Chievo struggled not only in defense but in offense too. After they intercepted the ball, they couldn’t transition into the offensive phase. Milan’s players were quick to attack the loose ball after the lost the possession. Gattuso’s side had had the game in control until after their first goal.

Chievo’s tactical advantage exposed Milan’s problem

Milan’s tempo dropped after the opening goal and allowed Chievo to get back into the game.

Chievo’s 4-4-2 had a tactical advantage over Milan’s 4-3-3 on the flank; the wide midfielder and the fullback could create a 2 vs. 1 leverage against Milan’s fullback. Suso and Calhanoglu needed to support their teammates, but they rarely did. Even without a numerical advantage, Milan’s defense on the right flank was weak because Borini wasn’t a natural defender:

Milan’s defense has improved because of their work in the midfield. When defending in a 4-5-1, one of Kessie or Bonaventura will move out of the midfield to press the opponent’s ball handler. The movements must be coordinated between players so that their teammates can cover them. Their midfield’s defense was brilliant when they visited Roma last week.

But Milan midfielders were awful in defense in this game. They did not cover the fullbacks when they moved out to engage Chievo’s wingers. Therefore, Chievo’s crosses could reach the center and put Milan’s center backs under enormous pressure:

Gattuso’s gamble

Milan couldn’t generate genuine chance through build-up. But their aggressiveness on the loose ball bailed them out, and they equalized. With a stagnant offense, Gattuso gambled to try to win the game. He introduced Andre Silva and changed Milan to a 3-5-2 with Suso and Calhanoglu as the wingbacks.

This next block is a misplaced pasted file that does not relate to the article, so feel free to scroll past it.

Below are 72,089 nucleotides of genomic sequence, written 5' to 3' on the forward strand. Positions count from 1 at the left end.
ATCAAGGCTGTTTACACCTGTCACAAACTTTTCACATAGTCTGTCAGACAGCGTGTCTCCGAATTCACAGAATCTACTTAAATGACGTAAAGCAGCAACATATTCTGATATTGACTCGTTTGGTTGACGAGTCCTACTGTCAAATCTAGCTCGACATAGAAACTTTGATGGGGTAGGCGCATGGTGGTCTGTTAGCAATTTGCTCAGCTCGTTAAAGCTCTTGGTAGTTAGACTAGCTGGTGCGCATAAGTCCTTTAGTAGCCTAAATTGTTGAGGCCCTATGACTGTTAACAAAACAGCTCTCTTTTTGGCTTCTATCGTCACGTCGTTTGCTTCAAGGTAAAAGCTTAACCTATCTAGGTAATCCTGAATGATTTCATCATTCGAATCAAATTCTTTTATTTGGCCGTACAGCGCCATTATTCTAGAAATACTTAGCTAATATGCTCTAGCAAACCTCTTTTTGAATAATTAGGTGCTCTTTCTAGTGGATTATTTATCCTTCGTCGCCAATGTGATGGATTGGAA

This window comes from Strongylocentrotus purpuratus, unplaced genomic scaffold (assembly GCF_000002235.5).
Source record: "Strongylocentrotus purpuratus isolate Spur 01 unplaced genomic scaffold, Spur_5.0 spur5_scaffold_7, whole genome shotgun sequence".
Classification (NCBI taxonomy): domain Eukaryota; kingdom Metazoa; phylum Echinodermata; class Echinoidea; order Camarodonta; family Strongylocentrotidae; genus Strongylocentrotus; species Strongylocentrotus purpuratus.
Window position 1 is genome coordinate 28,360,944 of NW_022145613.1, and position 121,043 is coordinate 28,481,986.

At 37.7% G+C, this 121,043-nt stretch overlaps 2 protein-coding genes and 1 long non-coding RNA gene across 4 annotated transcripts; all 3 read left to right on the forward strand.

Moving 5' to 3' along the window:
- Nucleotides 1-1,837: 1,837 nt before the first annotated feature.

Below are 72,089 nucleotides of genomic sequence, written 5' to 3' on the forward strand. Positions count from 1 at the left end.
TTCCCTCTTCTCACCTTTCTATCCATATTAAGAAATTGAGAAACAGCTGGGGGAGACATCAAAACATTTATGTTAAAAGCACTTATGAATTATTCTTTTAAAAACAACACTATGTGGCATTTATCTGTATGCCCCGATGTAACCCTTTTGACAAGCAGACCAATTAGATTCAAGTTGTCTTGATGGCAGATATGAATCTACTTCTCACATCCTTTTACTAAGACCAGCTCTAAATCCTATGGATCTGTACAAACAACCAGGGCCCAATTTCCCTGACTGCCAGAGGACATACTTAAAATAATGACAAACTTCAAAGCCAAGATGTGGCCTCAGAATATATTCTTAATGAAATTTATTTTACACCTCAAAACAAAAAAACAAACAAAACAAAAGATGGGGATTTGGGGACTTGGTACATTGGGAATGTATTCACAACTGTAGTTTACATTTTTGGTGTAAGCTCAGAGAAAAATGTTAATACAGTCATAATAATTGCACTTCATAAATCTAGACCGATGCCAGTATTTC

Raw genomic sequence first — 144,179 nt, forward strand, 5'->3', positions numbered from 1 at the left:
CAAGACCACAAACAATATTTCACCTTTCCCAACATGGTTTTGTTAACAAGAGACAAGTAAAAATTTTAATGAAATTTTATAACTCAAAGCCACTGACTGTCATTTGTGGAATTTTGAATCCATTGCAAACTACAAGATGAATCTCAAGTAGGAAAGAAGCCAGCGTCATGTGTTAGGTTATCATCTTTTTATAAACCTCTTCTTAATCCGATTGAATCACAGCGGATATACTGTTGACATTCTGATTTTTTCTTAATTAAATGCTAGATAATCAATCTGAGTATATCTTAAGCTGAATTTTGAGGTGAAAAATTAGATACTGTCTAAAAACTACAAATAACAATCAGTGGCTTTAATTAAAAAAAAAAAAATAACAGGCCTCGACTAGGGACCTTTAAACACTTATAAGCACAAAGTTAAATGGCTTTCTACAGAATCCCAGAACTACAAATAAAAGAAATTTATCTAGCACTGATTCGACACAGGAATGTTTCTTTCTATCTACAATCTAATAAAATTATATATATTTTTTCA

The extra forward provided more pass targets. Milan now found more vertical passing lanes, and they could advance the ball in a faster and more direct way. The two strikers also presented more opportunities for Milan to capitalize the crosses Suso created. It was a risky approach because they now played two forwards as wingbacks and their defense on the flank worsened.

But the change didn’t work as planned. Suso was able to create many crosses because Borini always supported him and diffused the opponent’s defensive focus. Once switched to 3-5-2, Suso had limited support and Jaroszynski and Giaccherini could focus on him. Milan played faster, but they also sent less dangerous crosses. Chievo couldn’t take advantage of Milan’s weakness on the flank because they didn’t have a fast winger. Had Rolando Maran introduced Valter Birsa during that period, Chievo might have been able to score. Silva did score the go-ahead goal, but it was more of a fortunate incidence than a Gattuso’s masterpiece.

Milan need to fix their midfield’s defense problem if they want to win the Champions League qualification spot. Their margin of error is small with five points away from the fourth place, and they need to act fast.